Thanks for tuning in and keep coming back!

73,
KC7ZXY
Donald Watkins

► Twitter: @KC7ZXY
► Google+: +KC7ZXY 
► YouTube: KC7ZXY Tube




Monday, September 19, 2016

The Origin of My Interest in Amateur Radio

Heinrich Rudolph Hertz
Although Amateur Radio has been around since the first decade of the 1900's (and some may say it traces all the way back to when Heinrich Rudolph Hertz proved the existence of radio waves in 1888), the Amateur Radio hobby was not something with which I would become familiar until my first year in college.

At the end of a long hallway, near the many electrical engineering labs found within Michigan State University's College of Engineering, there existed an small and mysterious room. Every so often, I would pass by that alluring chamber when the door was slightly ajar and I would sneak a cautioned peek inside that often darkened space. Behind that heavy wooden door, was an enigmatic realm filled with the warm glow of CRTs, LEDs, vacuum tubes, and the strangely comforting smell of warm electronics.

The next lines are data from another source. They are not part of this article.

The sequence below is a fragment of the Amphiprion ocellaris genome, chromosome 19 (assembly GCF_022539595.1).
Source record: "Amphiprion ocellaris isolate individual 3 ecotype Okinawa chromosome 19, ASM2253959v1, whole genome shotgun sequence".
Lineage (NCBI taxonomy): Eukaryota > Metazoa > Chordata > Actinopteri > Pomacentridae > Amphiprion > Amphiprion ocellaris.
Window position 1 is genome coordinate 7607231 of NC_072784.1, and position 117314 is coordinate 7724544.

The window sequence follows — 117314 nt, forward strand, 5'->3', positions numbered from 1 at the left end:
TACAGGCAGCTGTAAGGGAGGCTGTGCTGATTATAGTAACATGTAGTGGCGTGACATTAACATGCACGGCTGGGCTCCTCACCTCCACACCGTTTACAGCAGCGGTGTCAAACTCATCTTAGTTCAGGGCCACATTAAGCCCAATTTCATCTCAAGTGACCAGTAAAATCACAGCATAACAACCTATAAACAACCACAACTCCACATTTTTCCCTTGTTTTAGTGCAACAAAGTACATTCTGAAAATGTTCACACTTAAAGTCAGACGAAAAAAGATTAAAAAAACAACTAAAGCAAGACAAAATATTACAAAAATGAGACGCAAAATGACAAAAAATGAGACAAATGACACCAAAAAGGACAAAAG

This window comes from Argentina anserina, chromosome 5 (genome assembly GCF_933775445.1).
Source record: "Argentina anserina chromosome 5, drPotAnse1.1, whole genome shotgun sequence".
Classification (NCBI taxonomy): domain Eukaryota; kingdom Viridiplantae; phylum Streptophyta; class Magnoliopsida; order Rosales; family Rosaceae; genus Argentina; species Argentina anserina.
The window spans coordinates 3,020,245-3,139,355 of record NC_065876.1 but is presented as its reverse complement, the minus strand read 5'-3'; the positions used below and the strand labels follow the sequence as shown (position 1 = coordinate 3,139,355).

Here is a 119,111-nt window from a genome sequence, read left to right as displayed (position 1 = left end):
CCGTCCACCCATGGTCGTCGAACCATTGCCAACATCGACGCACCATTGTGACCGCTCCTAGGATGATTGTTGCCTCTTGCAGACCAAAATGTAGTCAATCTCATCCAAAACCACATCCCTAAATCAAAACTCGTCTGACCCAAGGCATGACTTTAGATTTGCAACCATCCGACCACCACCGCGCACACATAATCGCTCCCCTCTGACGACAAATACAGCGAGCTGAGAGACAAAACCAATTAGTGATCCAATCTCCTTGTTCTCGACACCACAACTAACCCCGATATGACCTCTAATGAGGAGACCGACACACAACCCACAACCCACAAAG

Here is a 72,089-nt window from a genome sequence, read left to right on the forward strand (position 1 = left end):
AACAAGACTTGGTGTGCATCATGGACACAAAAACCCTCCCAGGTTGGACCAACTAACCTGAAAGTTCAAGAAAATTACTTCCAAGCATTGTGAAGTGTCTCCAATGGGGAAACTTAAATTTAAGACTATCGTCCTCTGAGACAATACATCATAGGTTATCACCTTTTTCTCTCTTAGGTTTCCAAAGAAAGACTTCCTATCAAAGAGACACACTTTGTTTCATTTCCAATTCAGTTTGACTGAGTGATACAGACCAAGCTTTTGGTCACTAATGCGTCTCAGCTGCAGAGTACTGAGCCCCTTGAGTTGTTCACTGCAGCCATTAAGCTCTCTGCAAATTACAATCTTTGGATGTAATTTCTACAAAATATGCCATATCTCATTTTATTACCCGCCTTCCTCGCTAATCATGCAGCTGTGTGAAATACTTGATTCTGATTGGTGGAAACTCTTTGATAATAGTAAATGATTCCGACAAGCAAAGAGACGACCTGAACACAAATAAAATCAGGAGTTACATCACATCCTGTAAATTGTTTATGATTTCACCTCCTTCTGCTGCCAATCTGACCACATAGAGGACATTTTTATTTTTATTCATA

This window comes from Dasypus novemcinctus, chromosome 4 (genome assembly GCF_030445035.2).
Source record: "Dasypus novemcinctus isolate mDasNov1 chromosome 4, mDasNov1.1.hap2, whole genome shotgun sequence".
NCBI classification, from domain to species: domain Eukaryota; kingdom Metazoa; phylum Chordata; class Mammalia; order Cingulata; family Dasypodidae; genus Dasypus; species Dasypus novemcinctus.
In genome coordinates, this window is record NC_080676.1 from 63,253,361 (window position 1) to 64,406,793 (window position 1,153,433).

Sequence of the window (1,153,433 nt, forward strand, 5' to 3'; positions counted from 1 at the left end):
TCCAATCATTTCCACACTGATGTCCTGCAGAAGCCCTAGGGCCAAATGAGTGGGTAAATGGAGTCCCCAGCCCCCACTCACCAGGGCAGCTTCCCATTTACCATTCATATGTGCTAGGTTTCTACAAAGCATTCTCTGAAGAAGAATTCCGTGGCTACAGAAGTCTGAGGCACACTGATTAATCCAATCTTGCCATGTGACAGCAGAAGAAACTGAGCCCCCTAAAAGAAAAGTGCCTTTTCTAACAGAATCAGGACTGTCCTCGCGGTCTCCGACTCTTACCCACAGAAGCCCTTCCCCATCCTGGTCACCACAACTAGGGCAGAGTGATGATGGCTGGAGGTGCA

Strangers and fellow classmates sometimes speculated that this room was the home of the MSU Amateur Radio Club. Of course, I had to find out what was going on in there and it turned out that the speculations were correct! This room was, indeed, the home of MSU's very own Amateur Radio Club.

The Michigan State University Amateur Radio Club (MSUARC) was founded in 1919 and is one of the oldest university clubs in the United States of America. 

 Follow MSUARC on Twitter